"Sometimes we refer them to Community Legal Services if they are trying to get a divorce or custody of their children or to see what their rights are with any kind of family issues," she said.
"We also refer them to the Arizona Coalition against Domestic Violence, which is a statewide agency that has a really good information about legal rights," she said. "They'll intervene with the employers, creditors and landlords because domestic violence overlaps. It goes into the work place and the victim ends up losing her/his job from being severely abused."
Martin said that the biggest problem is that the victims of domestic violence still do not report incidents as often as they should.
"Domestic violence is a crime and I think people are ashamed about it and don't feel they can report it and ask for help," she said. "I do not know that there is enough awareness that there is help available."
She added that often the abuser convinces the victim that she is worthless and makes her believe that she can't make it on her own, she said.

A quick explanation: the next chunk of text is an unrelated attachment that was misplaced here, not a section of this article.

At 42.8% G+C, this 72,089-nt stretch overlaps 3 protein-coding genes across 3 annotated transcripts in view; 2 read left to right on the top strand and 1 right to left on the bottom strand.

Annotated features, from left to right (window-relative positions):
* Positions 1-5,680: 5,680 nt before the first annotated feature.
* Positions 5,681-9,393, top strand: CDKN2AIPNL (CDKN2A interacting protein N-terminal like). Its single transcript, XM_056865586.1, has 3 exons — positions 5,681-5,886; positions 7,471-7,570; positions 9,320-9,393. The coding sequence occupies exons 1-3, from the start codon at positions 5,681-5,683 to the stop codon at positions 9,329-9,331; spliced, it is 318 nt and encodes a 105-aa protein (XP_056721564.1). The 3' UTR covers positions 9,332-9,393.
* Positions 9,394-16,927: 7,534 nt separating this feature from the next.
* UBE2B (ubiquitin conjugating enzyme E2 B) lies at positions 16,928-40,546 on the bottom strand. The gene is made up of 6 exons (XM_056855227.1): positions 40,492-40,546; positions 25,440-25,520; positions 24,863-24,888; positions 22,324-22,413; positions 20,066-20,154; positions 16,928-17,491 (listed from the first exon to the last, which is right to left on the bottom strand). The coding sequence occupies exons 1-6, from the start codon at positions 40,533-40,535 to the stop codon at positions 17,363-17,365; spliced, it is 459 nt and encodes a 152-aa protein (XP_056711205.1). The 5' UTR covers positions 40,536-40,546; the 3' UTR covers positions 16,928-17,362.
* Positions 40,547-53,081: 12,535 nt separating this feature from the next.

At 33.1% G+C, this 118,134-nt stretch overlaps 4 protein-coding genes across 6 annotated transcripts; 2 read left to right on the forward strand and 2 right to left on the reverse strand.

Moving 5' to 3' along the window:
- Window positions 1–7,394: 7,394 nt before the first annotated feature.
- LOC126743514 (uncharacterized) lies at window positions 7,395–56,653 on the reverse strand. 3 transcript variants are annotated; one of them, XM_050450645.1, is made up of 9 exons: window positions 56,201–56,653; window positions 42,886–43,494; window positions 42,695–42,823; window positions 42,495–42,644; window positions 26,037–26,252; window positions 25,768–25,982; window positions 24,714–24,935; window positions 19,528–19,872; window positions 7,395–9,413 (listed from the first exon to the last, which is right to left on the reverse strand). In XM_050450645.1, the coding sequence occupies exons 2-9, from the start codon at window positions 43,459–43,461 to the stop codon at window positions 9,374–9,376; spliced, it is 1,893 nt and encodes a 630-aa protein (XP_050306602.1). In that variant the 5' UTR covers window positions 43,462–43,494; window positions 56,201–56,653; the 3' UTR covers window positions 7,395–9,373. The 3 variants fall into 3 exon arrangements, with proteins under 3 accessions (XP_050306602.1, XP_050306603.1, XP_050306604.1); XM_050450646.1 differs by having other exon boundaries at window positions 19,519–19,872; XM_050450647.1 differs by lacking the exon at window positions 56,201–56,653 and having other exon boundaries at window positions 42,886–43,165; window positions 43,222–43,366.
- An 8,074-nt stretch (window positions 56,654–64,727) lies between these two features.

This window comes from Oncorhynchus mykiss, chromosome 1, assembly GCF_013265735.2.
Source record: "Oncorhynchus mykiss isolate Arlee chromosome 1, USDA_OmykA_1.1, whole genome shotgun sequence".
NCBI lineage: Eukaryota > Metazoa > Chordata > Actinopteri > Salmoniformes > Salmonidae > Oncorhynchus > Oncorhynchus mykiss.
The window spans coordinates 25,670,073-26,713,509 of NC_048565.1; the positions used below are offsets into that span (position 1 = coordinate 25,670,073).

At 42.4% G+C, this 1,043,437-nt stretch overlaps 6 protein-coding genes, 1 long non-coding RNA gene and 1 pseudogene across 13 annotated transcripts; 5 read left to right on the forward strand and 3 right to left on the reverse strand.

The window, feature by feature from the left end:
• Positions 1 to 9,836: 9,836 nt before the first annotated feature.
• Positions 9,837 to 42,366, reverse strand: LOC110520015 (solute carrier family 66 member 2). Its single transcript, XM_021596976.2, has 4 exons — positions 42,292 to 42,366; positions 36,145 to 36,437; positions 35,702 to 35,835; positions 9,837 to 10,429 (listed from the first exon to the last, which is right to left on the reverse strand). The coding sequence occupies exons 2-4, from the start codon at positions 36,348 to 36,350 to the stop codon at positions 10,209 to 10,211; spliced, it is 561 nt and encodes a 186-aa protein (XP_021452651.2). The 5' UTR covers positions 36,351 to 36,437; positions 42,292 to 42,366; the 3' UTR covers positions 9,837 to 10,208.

"They feel they are stuck in that relationship," she said.
Wiebusch said that the Federal Bureau of Investigation (FBI) estimates that only 30 percent of domestic violence cases get reported.
Nearly one-third of American women report that a husband or boyfriend physically or sexually abused them at some point in their lives, according to the Commonwealth Fund, Survey of Woman's Health from 1999.
Arizona has the second highest domestic violence murder rate in the country and domestic violence is the number one call for services among law enforcement agencies in Arizona, according to the Breaking the Cycle booklet by the Governor's Office for Children, Youth and Families.